This study aimed to investigate the influence of chronological age and maturation status on sprint acceleration characteristics in junior Australian football (AF) players. Biological maturity of 109 subjects was assessed and subjects were grouped according to predicted years from peak height velocity (PHV) (pre-, mid-, and post-PHV) and chronological age (13 years, 14 years, and 15 years). A one-way multivariate analysis of variance and magnitude-based decisions were used to determine between-group differences. Instantaneous velocity was measured during two maximal 30m sprints via radar gun with the velocity-time data used to derive the force, velocity, and power characteristics. Chronologically, the greatest differences were observed between the 13 and 14 year old groups with the latter group producing likely greater relative maximum power (Pmax) (ES[effect size]=0.44) and theoretical maximal velocity (V0) (ES=0.49). The post-PHV group likely demonstrated a greater ability to apply force at faster velocity (V0; ES=0.59) and orient the force in a horizontal direction (Drf%; ES=-0.49) than the mid-PHV group. No differences in relative theoretical maximal force (F0) were observed between groups. Considering the findings, practitioners should aim to improve relative lower limb strength through heavy sled push or sled pulls and traditional strength training exercises to improve relative F0.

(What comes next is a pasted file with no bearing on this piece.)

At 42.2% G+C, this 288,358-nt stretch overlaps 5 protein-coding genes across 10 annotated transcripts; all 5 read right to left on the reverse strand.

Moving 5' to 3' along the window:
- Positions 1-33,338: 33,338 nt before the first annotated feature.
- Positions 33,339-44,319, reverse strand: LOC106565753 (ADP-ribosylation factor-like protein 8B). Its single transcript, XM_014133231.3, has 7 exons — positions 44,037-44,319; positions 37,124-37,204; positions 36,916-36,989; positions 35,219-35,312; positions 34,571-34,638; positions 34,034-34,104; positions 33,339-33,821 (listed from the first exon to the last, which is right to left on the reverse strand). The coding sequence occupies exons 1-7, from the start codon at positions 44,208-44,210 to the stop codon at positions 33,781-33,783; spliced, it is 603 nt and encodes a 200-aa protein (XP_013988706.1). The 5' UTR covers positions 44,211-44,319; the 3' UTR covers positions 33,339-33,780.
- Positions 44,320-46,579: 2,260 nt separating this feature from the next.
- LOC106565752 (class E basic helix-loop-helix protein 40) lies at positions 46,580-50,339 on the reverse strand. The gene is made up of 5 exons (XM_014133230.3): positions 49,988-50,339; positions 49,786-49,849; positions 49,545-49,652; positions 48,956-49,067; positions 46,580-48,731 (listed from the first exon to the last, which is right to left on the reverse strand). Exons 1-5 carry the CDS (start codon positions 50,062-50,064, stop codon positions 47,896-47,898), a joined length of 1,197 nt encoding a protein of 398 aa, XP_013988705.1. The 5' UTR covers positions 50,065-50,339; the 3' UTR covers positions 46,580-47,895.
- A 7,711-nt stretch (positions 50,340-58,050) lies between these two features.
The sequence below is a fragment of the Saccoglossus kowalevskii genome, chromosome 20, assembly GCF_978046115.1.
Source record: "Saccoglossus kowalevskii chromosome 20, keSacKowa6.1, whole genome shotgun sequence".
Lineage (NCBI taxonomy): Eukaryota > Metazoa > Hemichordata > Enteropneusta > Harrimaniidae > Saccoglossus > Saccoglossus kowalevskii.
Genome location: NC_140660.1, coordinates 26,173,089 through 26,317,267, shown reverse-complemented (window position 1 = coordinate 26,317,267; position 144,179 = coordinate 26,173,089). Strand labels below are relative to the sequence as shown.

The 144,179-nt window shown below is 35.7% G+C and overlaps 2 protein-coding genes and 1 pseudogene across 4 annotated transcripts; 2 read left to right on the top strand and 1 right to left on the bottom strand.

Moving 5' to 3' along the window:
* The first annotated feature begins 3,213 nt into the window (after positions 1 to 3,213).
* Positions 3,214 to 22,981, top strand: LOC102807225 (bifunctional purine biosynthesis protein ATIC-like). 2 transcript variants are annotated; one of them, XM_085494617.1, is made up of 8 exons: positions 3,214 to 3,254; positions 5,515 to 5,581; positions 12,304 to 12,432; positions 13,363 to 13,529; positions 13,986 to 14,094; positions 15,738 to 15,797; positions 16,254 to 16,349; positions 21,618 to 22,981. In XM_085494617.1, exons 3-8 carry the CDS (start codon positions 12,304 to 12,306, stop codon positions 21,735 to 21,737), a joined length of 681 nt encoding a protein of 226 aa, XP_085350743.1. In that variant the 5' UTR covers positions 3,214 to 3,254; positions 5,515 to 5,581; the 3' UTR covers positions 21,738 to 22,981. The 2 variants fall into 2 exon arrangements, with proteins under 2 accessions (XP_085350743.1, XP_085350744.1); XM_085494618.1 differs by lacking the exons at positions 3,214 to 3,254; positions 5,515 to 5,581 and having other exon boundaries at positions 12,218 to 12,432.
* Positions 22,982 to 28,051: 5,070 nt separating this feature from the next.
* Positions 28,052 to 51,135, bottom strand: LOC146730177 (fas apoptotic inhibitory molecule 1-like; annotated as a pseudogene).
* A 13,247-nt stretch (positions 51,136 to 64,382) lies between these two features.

kinetics, kinematics, force, velocity, power, youth

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